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I take real umbrage at the Nov. 28 letter using the fact that Health Commissioner Jan Malcolm hasn't had the time to meet with one state senator as proof that she must resign ("Time for a sacrifice," Readers Write).

Malcolm's appointment, announced in the beginning of 2018, was, according to this very newspaper, "met with rare and near-universal applause at the State Capitol, where lawmakers from both parties commended her political acumen and sterling credentials."

That same story stated she stepped up to lead the department as the opioid epidemic was ravaging Minnesotans and there was a giant backlog of complaints against senior care homes, among other challenges. Oh yes, and then she faced the pandemic — working tirelessly for all of us.

Didn't meet with one state senator. I think she was just a trifle busy, don't you think?

Julie C. Michener, Minneapolis


Our brother, Jim Lord, was a state senator (1972-1975) and then our Minnesota state treasurer (1975-1983). During his tenure as both, we don't recall any state official publicly complaining about another state official not initiating a meeting with them.

Senate Majority Leader Jeremy Miller is complaining because Minnesota Health Commissioner Jan Malcolm did not contact him to meet until very recently. Then why didn't he contact her? She has been a little busy, working 24/7 to save lives. Let's be adults in the Legislature and not continue to dismiss women in government. We women, and men, are watching ...

Virginia Lord, Minneapolis, and Priscilla Lord, Edina


I couldn't disagree more with the letter writer who says that Malcolm should step down from her position. Although they have tabled this action for now, I have been deeply concerned about the demand of Republican legislators to fire the commissioner. Despite their persistent complaints, I haven't heard any specific reason why these legislators think she has failed our state and its citizens. Has she been too vigilant or too lax in addressing the scourge of COVID? Has she been too truthful about the facts and evidence, or has she promoted falsehoods about the severity of the virus or its possible remedies? Has she worked hard to put preventive measures in place and to keep all sectors and regions of our state safe, or has she favored the most powerful and provocative voices?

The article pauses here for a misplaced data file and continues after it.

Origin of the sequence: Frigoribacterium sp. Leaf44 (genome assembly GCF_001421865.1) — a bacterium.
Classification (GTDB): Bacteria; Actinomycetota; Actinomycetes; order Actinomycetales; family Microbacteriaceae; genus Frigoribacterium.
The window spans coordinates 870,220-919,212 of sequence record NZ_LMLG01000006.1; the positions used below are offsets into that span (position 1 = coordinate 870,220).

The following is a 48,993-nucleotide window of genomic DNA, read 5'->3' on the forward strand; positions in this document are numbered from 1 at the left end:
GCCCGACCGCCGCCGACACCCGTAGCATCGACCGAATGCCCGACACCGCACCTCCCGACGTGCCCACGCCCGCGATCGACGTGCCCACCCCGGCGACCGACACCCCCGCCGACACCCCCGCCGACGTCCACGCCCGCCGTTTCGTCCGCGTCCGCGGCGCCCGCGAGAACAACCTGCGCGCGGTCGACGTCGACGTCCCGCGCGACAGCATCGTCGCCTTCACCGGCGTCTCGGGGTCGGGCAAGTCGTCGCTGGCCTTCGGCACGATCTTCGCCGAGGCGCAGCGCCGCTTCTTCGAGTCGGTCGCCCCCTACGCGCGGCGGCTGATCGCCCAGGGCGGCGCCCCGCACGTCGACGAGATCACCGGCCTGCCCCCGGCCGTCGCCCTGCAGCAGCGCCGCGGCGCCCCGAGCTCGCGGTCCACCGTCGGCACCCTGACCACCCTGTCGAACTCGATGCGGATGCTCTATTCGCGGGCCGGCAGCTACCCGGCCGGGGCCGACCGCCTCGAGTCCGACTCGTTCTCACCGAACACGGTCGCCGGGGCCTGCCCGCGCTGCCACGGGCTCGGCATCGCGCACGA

When we are facing not only the continuing threat of the delta variant, but also the entry of the omicron strain, why on earth should a faithful, truthful, tireless public servant be threatened with dismissal or be bullied into stepping down? What interests would that serve? Certainly not the common good.

Elaine Sloan, Golden Valley


Sick of mandates? But not death?

Republicans want to push back against Gov. Tim Walz's emergency powers because of the "mandate fatigue" of their constituents ("Walz's powers targeted by GOP," Nov. 26). I am so sorry Republican voters are tired of ... what exactly? Being required to wear a mask or get a vaccine that might prevent someone's death? What a terrible imposition!

In case you have forgotten, 9,500 Minnesotans have died from COVID. More than 780,000 Americans have died. They no longer have to worry about mandates.

How high will the body count be before their constituents have "mortality fatigue"? One million? Five million? One family member? Two family members? Will another 9,000 Minnesotans have to die before Republicans finally tell their constituents to stop whining and get a shot?

Gary Maher, Minneapolis


After reading the front-page article "Walz's powers targeted by GOP," I wondered why the GOP doesn't just try to make infectious diseases illegal. I mean, it would be just as effective in keeping Minnesota citizens safe from infectious diseases like COVID-19 as what the GOP is proposing now.